Apple CEO Steve Jobs' disclosure that he'll have to take some time off to tend to his health did not clear up any of the mystery surrounding exactly what is ailing the man.
By any measure, Jobs has lost a lot of weight over the last year. He has only said that he is suffering fromthat is preventing his body from properly absorbing protein and therefore is causing weight loss. The problem has apparently become " " in the last several days.
Let's look at what we know and what we're hearing.
What we know
Jobs underwent surgery in August 2004 to remove a cancerous tumor growing on his pancreas. Usually, pancreatic cancer is a death sentence, but Jobs had a rare type of tumor known as an "islet cell neuroendocrine tumor," according to a Fortune magazine article from last year that Apple has not disputed.
That type of tumor is treatable by a procedure called the "Whipple," named after the doctor who invented it and much easier to pronounce than pancreaticoduodenectomy. During the procedure, part of the pancreas is removed and the rest of the surrounding organs are rearranged to keep the digestive process intact.
According to the University of Southern California, this is considered a relatively safe surgical procedure. However, there can be side effects such as mal-absorption, which appears to be what Jobs is suffering from, according to his statement on January 5.
In June 2008, attendees at Apple's Worldwide Developers Conference were troubled by Jobs' appearance, as he appeared to have lost a lot of weight. Apple initially refused to comment on his health, but finally acknowledged the hormone imbalance in January and said Wednesday Jobs would take a six-month medical leave of absence to recuperate.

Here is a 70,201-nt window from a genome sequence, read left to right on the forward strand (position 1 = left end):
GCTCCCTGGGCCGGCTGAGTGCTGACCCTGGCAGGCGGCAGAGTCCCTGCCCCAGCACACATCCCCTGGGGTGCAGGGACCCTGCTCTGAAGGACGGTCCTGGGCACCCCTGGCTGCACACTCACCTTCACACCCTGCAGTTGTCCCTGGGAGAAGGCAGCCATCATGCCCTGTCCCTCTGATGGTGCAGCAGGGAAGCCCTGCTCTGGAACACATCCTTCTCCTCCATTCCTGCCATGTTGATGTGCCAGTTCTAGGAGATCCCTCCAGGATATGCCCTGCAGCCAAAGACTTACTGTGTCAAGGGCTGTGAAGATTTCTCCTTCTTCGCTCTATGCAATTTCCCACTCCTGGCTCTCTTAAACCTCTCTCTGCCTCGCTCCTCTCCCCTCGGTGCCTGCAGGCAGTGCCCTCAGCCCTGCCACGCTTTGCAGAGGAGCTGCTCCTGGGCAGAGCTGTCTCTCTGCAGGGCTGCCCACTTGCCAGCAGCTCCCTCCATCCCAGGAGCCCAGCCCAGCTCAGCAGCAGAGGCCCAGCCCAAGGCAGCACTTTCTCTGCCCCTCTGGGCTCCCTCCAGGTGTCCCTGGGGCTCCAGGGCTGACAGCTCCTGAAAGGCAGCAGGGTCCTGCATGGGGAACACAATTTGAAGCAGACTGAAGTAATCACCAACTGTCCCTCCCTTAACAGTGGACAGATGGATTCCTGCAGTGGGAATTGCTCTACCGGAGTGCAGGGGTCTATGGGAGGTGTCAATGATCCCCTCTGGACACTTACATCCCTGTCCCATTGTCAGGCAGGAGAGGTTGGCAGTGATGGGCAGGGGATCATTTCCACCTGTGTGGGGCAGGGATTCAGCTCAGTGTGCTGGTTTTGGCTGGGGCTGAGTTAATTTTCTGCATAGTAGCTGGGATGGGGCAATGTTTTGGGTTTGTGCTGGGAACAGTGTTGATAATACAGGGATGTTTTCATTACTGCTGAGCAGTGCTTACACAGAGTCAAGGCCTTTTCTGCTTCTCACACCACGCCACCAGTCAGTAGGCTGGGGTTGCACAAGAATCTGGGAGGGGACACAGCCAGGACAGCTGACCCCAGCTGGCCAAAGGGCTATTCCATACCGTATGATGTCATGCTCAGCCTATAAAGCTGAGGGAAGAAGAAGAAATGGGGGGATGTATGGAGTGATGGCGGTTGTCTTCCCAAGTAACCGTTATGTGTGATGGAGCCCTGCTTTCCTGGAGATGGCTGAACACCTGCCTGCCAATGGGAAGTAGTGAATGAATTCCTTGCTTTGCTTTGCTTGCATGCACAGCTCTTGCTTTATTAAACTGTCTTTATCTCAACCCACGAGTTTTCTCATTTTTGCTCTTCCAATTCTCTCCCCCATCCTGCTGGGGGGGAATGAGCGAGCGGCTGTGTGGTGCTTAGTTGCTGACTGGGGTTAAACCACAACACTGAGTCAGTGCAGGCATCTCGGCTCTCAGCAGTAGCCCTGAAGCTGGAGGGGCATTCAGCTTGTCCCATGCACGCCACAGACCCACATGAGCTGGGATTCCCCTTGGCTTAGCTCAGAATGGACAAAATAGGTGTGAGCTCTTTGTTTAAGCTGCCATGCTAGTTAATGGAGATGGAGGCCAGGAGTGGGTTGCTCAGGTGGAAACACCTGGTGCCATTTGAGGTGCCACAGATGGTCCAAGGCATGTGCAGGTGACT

What we're hearing
Both The New York Times and The Wall Street Journal reported Thursday that Jobs' cancer has not returned, citing anonymous sources. It's not clear whether this is an Apple-directed attempt at damage control at this point, given that both the Times and CNBC have reported in the past that Jobs is "fine," citing anonymous sources.
Bloomberg interviewed a doctor who has performed the Whipple procedure, and he said it's possible that Jobs' pancreas might have to be removed entirely as a result of the complications. That doctor, of course, is not part of Jobs' medical team and therefore doesn't really have any idea of his exact status, but cited the possibility of removing the entire organ as a potential course of action in Jobs' treatment.
An Apple spokesman declined to elaborate beyond the e-mail Apple released to the public describing Jobs' current health.